- Legal Age for Sex in Singapore and Common Sexual Offences
- Accused of Molest: Outrage of Modesty in Singapore
- What Can Victims of Sexual Harassment in Singapore Do?
- What is the Law on Sexting in Singapore?
- Revenge Porn: What If Your Nudes are Leaked in Singapore?
- Crime of Voyeurism in Singapore (Penalties and Defences)
- Is it illegal to visit prostitutes in Singapore?
- Is Watching, Downloading or Filming Porn Illegal in Singapore?
- Singapore's Drug Laws: Possession, Consumption and Trafficking
- When Can You Legally Gamble (In Public or Online) in Singapore?
- Is Vaping Illegal in Singapore?
- DUI: Here are the Penalties for Drink-Driving in Singapore
- Legal Drinking Age in Singapore and Other Drinking-Related Laws
- Singapore's Legal Smoking Age and Common Smoking Offences
- The Offence of Human Trafficking in Singapore and Its Penalties
- Murder vs Culpable Homicide in Singapore: What's the Difference?
- Is Suicide Illegal in Singapore? Will I be Punished for Trying?
- Is it illegal to feed stray animals in Singapore?
- Criminal Intimidation: Penalties for Making Threats in Singapore
- What are Sham Marriages and Are They Illegal in Singapore?
- Public Assemblies and Processions in Singapore: Police Permits and the Public Order Act
- What is the Offence of Rioting?
- Voluntarily Causing Hurt Penalties in Singapore (Non-Arrestable)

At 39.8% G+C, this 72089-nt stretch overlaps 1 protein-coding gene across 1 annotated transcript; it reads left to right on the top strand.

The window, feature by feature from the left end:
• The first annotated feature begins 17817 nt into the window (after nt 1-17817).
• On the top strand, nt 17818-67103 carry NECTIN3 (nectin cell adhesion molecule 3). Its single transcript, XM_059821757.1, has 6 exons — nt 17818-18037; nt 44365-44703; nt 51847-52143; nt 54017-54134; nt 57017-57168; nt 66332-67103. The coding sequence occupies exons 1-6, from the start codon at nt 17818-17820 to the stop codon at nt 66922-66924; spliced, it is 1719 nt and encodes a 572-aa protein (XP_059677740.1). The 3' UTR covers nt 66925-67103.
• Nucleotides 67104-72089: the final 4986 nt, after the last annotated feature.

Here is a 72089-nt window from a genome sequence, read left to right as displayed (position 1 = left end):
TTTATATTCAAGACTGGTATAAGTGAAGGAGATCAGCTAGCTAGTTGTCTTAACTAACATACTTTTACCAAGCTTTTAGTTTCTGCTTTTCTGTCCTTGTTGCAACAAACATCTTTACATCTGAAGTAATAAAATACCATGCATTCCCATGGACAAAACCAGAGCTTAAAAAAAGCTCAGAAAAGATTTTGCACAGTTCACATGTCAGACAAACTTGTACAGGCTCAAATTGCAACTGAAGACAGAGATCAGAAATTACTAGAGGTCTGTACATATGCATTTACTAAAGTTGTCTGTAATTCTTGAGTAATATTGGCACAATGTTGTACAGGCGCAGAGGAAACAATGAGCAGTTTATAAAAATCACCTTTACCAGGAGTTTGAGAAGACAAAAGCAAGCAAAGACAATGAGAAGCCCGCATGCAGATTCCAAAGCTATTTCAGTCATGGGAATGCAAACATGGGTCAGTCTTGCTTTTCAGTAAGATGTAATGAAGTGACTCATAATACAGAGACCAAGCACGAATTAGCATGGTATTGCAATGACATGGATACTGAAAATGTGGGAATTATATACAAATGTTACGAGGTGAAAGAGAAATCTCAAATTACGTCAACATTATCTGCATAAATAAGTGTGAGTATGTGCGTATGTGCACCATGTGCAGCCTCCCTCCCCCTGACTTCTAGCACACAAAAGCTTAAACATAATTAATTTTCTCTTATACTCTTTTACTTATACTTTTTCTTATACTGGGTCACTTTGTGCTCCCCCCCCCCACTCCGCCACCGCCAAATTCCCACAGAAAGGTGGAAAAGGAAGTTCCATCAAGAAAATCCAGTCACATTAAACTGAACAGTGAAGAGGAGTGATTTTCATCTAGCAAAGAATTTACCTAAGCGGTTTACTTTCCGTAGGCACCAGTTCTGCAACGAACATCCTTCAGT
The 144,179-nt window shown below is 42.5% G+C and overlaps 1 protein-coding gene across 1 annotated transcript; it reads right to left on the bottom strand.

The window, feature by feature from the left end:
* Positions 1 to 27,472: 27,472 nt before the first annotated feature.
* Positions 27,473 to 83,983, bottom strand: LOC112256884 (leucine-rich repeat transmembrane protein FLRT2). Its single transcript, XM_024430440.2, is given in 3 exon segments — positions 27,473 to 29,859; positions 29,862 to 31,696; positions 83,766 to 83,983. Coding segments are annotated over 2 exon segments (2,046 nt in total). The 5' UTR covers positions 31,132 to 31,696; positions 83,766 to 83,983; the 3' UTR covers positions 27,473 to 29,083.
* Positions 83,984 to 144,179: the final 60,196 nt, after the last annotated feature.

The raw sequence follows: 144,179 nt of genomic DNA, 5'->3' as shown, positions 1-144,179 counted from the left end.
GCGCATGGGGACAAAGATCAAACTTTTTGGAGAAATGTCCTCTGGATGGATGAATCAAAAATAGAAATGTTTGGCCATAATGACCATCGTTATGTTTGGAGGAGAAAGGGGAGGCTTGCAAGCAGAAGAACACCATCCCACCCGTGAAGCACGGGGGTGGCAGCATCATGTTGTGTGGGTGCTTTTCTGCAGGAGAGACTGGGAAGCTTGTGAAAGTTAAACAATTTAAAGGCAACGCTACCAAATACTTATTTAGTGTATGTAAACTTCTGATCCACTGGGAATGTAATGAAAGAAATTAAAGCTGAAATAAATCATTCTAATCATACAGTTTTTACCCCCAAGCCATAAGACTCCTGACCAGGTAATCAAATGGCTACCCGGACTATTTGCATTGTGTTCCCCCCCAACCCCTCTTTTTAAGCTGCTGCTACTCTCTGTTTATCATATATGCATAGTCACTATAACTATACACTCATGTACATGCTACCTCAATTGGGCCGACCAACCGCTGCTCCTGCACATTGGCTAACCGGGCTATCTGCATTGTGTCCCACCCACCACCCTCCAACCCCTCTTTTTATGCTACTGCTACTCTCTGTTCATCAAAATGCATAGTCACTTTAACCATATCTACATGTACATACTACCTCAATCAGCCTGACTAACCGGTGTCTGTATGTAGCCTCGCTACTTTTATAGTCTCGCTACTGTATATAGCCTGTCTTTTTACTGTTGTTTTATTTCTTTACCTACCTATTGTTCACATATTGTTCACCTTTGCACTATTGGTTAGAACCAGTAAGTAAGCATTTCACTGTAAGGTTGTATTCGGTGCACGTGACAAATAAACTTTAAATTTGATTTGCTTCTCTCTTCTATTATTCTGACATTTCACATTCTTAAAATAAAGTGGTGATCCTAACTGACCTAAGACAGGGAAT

- Misbehaving in Public: 5 Things You Need to Know
- Is it Legal for Drivers to Carpool in Singapore?
- Complete Guide to E-Scooter and PMD Laws for Singapore Riders
- Is Joining a Gang Illegal in Singapore?: Being Recruited and Penalties
- What Happens If You’re Caught Speeding in Singapore?
- Charged with a Traffic Offence in Singapore: What to Do
- Penalties for Committing Theft in Singapore
- Road Rage: What is It and How are Offenders Sentenced in Singapore
- Singapore Fake News Laws: Guide to POFMA (Protection from Online Falsehoods and Manipulation Act)
- Laws and Penalties for Doxxing in Singapore (With Examples)
- Littering and Killer Litter Offences: Here are the Penalties in Singapore
- Organised Crimes: Penalties/Orders Syndicates Face in Singapore
- Animal Cruelty in Singapore: Offences, Penalties & How to Report
- Penalties for Dishonest Misappropriation of Property in Singapore
- Penalties for Financing Terrorist Operations in Singapore